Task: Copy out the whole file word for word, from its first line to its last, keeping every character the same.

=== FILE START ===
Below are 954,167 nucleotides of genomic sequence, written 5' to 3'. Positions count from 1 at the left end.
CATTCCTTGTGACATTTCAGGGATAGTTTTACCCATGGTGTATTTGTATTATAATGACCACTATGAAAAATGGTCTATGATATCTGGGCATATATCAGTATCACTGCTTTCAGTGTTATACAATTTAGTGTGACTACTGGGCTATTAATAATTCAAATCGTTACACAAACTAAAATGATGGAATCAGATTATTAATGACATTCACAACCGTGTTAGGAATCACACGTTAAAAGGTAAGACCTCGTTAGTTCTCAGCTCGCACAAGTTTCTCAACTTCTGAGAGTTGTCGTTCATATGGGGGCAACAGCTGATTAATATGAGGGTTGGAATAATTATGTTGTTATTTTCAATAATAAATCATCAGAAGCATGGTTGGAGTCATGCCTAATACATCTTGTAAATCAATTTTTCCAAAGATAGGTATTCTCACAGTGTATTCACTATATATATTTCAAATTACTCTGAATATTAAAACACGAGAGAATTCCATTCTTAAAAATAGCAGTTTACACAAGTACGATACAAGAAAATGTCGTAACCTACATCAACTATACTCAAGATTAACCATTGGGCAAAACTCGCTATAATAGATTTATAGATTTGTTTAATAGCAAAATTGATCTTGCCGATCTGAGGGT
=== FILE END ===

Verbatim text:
Below are 954,167 nucleotides of genomic sequence, written 5' to 3'. Positions count from 1 at the left end.
CATTCCTTGTGACATTTCAGGGATAGTTTTACCCATGGTGTATTTGTATTATAATGACCACTATGAAAAATGGTCTATGATATCTGGGCATATATCAGTATCACTGCTTTCAGTGTTATACAATTTAGTGTGACTACTGGGCTATTAATAATTCAAATCGTTACACAAACTAAAATGATGGAATCAGATTATTAATGACATTCACAACCGTGTTAGGAATCACACGTTAAAAGGTAAGACCTCGTTAGTTCTCAGCTCGCACAAGTTTCTCAACTTCTGAGAGTTGTCGTTCATATGGGGGCAACAGCTGATTAATATGAGGGTTGGAATAATTATGTTGTTATTTTCAATAATAAATCATCAGAAGCATGGTTGGAGTCATGCCTAATACATCTTGTAAATCAATTTTTCCAAAGATAGGTATTCTCACAGTGTATTCACTATATATATTTCAAATTACTCTGAATATTAAAACACGAGAGAATTCCATTCTTAAAAATAGCAGTTTACACAAGTACGATACAAGAAAATGTCGTAACCTACATCAACTATACTCAAGATTAACCATTGGGCAAAACTCGCTATAATAGATTTATAGATTTGTTTAATAGCAAAATTGATCTTGCCGATCTGAGGGT